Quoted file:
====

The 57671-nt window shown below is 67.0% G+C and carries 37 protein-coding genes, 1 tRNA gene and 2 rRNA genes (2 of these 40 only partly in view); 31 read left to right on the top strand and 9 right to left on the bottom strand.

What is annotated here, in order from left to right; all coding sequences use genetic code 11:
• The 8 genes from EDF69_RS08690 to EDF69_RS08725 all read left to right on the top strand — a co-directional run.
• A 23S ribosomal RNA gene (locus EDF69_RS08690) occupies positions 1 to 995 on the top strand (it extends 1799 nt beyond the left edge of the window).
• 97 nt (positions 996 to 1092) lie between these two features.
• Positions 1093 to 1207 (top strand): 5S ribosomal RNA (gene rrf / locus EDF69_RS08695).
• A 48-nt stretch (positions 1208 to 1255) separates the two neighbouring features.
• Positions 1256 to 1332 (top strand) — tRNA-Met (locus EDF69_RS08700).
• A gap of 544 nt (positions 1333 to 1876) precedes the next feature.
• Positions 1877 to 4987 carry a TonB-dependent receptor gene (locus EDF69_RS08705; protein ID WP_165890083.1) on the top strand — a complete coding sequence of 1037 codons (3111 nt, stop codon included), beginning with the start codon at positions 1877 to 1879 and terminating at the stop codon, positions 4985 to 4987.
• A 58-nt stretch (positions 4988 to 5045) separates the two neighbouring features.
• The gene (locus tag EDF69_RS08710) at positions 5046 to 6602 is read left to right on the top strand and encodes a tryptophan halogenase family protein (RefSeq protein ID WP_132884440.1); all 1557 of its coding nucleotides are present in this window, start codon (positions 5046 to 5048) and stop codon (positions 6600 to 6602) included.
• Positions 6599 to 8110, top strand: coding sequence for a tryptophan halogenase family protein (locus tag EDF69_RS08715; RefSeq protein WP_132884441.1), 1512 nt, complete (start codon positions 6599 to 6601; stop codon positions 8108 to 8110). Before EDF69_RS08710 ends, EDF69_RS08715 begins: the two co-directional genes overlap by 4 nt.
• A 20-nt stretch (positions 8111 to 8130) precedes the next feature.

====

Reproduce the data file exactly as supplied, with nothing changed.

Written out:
The 57671-nt window shown below is 67.0% G+C and carries 37 protein-coding genes, 1 tRNA gene and 2 rRNA genes (2 of these 40 only partly in view); 31 read left to right on the top strand and 9 right to left on the bottom strand.

What is annotated here, in order from left to right; all coding sequences use genetic code 11:
• The 8 genes from EDF69_RS08690 to EDF69_RS08725 all read left to right on the top strand — a co-directional run.
• A 23S ribosomal RNA gene (locus EDF69_RS08690) occupies positions 1 to 995 on the top strand (it extends 1799 nt beyond the left edge of the window).
• 97 nt (positions 996 to 1092) lie between these two features.
• Positions 1093 to 1207 (top strand): 5S ribosomal RNA (gene rrf / locus EDF69_RS08695).
• A 48-nt stretch (positions 1208 to 1255) separates the two neighbouring features.
• Positions 1256 to 1332 (top strand) — tRNA-Met (locus EDF69_RS08700).
• A gap of 544 nt (positions 1333 to 1876) precedes the next feature.
• Positions 1877 to 4987 carry a TonB-dependent receptor gene (locus EDF69_RS08705; protein ID WP_165890083.1) on the top strand — a complete coding sequence of 1037 codons (3111 nt, stop codon included), beginning with the start codon at positions 1877 to 1879 and terminating at the stop codon, positions 4985 to 4987.
• A 58-nt stretch (positions 4988 to 5045) separates the two neighbouring features.
• The gene (locus tag EDF69_RS08710) at positions 5046 to 6602 is read left to right on the top strand and encodes a tryptophan halogenase family protein (RefSeq protein ID WP_132884440.1); all 1557 of its coding nucleotides are present in this window, start codon (positions 5046 to 5048) and stop codon (positions 6600 to 6602) included.
• Positions 6599 to 8110, top strand: coding sequence for a tryptophan halogenase family protein (locus tag EDF69_RS08715; RefSeq protein WP_132884441.1), 1512 nt, complete (start codon positions 6599 to 6601; stop codon positions 8108 to 8110). Before EDF69_RS08710 ends, EDF69_RS08715 begins: the two co-directional genes overlap by 4 nt.
• A 20-nt stretch (positions 8111 to 8130) precedes the next feature.